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Issue 02

Winter 2018

What would he tell you about his zoo?

The University of Nottingham has developed a new tool for zoos to help address one of their more elephantine challenges: welfare in captivity
You could say that it’s the elephant in the room.

Thousands of us love to see majestic wildlife, up close and personal, in our local zoos. But can we be sure the creatures we’re admiring are happy and healthy, and at ease with their captive surroundings?

Ten years ago, the UK Government wasn’t convinced. In the case of captive elephants, its research raised concerns. In response, it gave our zoos ten years to show evidence of improving welfare. It also tasked the British and Irish Association of Zoos and Aquariums (BIAZA) Elephant Welfare Group (EWG) to help zoos show documented improvements by 2020.

Facts

92% of British and Irish zoos adopt BIAZA Elephant Management Guidelines 

Source: British & Irish Association of Zoos & Aquariums Elephant Welfare Group May 2016

64 elephants in UK and Ireland zoos and safari parks.

Source: British and Irish Association of Zoos and Aquariums

10% - percentage of  bodyweight eaten by elephants every day, so around 360kg for an adult

Source: National Geographic

16-18 hours - time spent daily foraging and eating for food by Wild Asian elephants 

Source: National Geographic

Up to 7.5m in length, 3.3m high at the shoulder, and 6 tonnes in weight, African elephants are the planets largest land animals

415,000 - population of wild African elephants (as many as 3-5 million in early 20th century)

Up to 40,000 muscles in an elephant trunk. A human body has more than 600 muscles

22 months - the longest gestation period of any mammal. Females give birth every four to five years.

Source: WWF

 

At the University, a team led by Dr Lisa Yon has developed a new concept in monitoring behavioural welfare: the Elephant Behavioural Assessment Tool. This gives elephant keepers a rapid and effective way to monitor behavioural welfare, and provides evidence of improvements they’re achieving.

Dr Yon developed the project as head of the EWG’s Behaviour Subgroup. She says: “We found that current techniques gave an objective record of what an elephant’s doing at a given time. But if one day he’s just standing immobile and passive, is he depressed and distressed or happily chilling? This tool helps us to interpret, not just report.”

The tool (see panel) is used by keepers to submit data to the EWG, contributing to an ever-growing knowledge base on the 64 elephants held in 14 UK and Ireland zoos.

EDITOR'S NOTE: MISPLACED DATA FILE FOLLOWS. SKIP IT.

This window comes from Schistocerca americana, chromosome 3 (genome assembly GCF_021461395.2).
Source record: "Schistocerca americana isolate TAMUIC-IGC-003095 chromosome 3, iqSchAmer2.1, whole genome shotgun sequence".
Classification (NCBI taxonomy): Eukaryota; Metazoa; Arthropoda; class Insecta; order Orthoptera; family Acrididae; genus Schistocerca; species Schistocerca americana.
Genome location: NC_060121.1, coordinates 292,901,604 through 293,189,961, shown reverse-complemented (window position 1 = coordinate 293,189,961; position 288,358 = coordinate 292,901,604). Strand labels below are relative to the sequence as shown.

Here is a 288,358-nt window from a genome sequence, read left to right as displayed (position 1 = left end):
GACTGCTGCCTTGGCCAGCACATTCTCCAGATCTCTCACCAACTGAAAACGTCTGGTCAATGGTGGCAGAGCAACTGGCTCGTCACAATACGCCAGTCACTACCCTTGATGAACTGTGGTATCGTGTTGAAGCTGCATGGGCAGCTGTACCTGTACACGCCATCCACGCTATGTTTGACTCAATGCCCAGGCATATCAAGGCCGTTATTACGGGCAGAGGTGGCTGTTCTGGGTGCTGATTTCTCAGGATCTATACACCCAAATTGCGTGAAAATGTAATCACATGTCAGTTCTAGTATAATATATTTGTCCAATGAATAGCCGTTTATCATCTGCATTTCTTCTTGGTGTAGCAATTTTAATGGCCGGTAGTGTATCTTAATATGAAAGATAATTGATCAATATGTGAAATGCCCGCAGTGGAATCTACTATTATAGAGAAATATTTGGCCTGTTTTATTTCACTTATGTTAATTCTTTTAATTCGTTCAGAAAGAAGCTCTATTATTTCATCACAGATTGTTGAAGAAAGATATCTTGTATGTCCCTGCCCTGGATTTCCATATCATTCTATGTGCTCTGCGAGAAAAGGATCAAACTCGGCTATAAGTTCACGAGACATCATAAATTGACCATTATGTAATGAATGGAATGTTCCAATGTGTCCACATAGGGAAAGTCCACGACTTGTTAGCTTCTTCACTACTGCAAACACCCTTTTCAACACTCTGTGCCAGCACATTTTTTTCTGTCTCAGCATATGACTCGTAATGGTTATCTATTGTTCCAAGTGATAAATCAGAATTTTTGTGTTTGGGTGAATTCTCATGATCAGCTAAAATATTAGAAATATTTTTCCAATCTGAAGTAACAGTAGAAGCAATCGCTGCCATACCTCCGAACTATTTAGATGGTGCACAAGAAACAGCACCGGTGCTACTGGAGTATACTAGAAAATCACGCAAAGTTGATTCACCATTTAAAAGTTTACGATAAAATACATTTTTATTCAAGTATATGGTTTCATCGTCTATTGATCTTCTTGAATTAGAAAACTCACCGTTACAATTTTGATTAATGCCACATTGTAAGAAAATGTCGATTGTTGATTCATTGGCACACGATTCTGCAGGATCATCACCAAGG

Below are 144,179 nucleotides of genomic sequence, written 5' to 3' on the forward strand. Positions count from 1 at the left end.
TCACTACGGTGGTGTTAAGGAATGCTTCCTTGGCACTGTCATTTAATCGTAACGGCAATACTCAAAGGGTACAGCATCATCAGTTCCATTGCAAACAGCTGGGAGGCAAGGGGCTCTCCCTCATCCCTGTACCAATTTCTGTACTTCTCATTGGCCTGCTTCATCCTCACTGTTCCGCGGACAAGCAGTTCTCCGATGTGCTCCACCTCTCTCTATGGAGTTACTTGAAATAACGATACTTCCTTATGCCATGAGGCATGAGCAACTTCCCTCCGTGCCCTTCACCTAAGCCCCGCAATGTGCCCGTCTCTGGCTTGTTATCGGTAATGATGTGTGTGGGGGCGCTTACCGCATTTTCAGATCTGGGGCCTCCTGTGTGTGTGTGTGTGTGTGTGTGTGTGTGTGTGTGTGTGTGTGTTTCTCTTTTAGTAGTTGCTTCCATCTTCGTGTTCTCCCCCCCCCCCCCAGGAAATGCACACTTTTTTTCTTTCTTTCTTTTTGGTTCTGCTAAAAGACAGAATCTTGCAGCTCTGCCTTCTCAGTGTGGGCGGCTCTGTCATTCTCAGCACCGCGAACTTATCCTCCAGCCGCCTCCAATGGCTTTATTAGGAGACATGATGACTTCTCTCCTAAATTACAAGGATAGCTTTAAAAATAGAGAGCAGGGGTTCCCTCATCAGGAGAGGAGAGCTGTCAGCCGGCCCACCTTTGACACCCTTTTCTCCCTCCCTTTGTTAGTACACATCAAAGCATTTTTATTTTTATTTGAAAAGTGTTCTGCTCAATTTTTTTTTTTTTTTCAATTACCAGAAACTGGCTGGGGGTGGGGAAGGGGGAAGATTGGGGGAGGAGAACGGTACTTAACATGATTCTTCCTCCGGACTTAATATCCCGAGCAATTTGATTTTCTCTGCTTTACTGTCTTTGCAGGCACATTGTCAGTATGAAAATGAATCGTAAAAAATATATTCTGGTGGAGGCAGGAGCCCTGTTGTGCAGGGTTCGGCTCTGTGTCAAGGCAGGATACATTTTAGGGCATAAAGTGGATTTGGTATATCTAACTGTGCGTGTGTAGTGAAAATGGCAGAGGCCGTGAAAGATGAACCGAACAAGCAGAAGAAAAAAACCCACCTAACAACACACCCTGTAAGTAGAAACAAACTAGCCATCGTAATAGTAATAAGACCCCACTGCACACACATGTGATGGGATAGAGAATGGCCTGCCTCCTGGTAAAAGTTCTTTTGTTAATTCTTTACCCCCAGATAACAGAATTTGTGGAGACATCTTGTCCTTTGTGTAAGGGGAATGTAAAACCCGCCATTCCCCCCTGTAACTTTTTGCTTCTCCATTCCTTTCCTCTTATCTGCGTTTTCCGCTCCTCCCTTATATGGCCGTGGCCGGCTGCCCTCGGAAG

The tool has three focus areas, and asks detailed questions about each elephant’s behaviour at given times.

“We also look for ‘stereotypies’: abnormal behaviours in captive animals linked to negative welfare, either in the past or in the present. In elephants, this can include head bobbing, swaying, or repeatedly walking in a figure of eight. While this behaviour may relate to a negative issue in the past, we need to be aware of it, and find ways to encourage morenatural behaviours.”

By capturing everything from comfort behaviours (such as wallowing and throwing dust or water over themselves), to social behaviour (sharing food, touching each other, sitting on each other) and ‘agonistic’, or aggressive behaviours (trunk smacking, jabbing with tusks), the tool shines a light on both contentment and welfare issues.

The team also reviewed the Secretary of State’s Modern Zoo Practice guidelines on keeping elephants. The majority of their revisions have been adopted by both the Department for Environment, Food and Rural Affairs and the Irish Government. Jonathan Cracknell, Chair of the EWG, remarks: “These have had more of an impact on elephant welfare improvements than any other document in the last 40 years.” He added that Dr Yon’s work also had “far-reaching impacts as a model for other mega-charismatic species in the UK’s zoos”.

The tool was successfully trialled in five UK zoos and is now used in elephant-keeping zoos across the UK. Dr Yon adds: “One respondent said that he doesn’t call himself a keeper any more, but a manager of the environment for elephants to encourage natural behaviour. That’s exactly the type of thinking the EWG seeks to promote.”

Lisa Yon

Dr Lisa Yon is a Lecturer in Zoo and Wildlife Medicine in the School of Veterinary Medicine and Science. Her research focuses on the health, welfare and conservation of captive and free-living wildlife.

The Elephant Behavioural Assessment Tool

The assessment tool is designed to beused at least every three months, with data entered by the elephants’ keepers.

It has three focus areas:

Qualitative behavioural assessment

This asks the keeper to assess an elephant’s emotional state, in eachof four time-blocks on a given day.

Daytime activity

A five-minute assessment, every day for three consecutive days, with specific questions on behaviours including stereotypies, feeding and foraging, interaction with the environment and agonistic displays.

Night-time activity

Review of overnight video, sampled at 30-minute intervals, again recording specific behaviours including lying down, comfort/self-maintenance, socialising and stereotypies.

 

Vision Nottingham Inspires What would he tell you about his zoo?
Front cover of Vision - issue 2

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